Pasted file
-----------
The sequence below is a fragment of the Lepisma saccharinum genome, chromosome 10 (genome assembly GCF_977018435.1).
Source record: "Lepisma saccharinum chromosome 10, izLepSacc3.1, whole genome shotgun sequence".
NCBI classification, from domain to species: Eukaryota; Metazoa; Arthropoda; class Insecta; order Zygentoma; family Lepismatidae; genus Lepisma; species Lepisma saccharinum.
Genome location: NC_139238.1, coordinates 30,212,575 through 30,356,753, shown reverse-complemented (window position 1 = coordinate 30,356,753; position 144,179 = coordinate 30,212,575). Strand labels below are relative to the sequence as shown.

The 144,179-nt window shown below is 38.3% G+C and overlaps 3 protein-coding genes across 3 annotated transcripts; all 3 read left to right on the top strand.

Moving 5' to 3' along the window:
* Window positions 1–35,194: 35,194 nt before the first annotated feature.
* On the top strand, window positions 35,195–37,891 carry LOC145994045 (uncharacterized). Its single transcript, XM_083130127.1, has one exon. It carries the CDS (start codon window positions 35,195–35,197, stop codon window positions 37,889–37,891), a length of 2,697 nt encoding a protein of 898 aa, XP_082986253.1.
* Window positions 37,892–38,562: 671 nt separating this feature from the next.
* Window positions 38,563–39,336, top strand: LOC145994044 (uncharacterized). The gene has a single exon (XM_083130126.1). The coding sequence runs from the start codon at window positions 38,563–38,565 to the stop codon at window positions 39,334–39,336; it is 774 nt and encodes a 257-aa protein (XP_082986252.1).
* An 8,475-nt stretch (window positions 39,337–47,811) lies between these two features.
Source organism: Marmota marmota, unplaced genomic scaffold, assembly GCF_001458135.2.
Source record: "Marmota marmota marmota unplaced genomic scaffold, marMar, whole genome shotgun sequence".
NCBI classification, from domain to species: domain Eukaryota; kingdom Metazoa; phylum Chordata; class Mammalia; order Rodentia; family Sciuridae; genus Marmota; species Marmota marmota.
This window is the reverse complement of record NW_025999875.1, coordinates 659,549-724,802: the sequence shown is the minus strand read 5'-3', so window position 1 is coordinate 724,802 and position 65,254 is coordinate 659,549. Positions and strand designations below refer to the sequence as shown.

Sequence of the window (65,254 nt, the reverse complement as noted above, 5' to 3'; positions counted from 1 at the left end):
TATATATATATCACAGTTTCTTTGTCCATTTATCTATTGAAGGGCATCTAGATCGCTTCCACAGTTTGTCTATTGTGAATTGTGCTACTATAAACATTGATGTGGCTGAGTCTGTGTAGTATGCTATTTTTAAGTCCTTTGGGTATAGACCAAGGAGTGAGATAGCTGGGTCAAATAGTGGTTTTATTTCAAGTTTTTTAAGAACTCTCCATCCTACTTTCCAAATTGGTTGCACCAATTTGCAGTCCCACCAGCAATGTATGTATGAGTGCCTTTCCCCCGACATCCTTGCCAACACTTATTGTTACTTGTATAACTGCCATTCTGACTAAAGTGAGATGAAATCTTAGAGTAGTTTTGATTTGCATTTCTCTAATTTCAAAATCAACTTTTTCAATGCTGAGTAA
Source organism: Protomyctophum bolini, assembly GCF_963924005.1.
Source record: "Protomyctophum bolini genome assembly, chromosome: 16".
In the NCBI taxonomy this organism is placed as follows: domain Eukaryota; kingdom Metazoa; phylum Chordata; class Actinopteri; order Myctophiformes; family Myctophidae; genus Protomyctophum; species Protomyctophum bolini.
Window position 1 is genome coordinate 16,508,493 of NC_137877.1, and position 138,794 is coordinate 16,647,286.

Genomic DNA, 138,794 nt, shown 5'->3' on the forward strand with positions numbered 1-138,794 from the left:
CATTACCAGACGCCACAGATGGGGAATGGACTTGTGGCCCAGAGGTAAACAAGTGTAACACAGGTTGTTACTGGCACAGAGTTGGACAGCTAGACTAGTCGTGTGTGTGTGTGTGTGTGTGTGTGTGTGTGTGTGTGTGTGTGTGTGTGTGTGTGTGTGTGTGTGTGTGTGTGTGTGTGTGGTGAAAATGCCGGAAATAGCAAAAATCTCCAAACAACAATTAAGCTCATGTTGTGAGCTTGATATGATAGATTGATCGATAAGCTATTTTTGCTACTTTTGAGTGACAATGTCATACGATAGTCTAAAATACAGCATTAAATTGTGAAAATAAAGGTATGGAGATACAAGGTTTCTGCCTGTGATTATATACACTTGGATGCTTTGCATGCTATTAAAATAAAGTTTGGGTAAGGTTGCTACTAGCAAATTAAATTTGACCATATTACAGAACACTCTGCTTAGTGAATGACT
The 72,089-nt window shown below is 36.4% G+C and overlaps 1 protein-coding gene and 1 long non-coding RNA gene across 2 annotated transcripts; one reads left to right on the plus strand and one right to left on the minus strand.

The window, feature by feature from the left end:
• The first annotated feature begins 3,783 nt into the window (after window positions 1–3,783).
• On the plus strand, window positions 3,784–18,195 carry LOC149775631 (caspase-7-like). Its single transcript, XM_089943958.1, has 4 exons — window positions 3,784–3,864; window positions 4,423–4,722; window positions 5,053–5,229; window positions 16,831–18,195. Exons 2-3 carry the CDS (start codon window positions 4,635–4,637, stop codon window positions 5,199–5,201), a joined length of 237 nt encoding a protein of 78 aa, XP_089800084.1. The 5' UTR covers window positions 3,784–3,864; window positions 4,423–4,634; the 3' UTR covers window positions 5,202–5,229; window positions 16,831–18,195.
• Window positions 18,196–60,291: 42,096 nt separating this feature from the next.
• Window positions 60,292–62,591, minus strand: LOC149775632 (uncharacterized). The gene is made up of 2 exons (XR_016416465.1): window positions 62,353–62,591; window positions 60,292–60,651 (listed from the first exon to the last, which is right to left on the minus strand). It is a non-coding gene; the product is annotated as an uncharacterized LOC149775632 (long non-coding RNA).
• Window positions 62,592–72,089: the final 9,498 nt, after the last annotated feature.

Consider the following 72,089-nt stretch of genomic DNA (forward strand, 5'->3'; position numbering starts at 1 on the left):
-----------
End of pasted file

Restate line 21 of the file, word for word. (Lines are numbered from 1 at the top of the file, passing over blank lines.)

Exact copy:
Window position 1 is genome coordinate 16,508,493 of NC_137877.1, and position 138,794 is coordinate 16,647,286.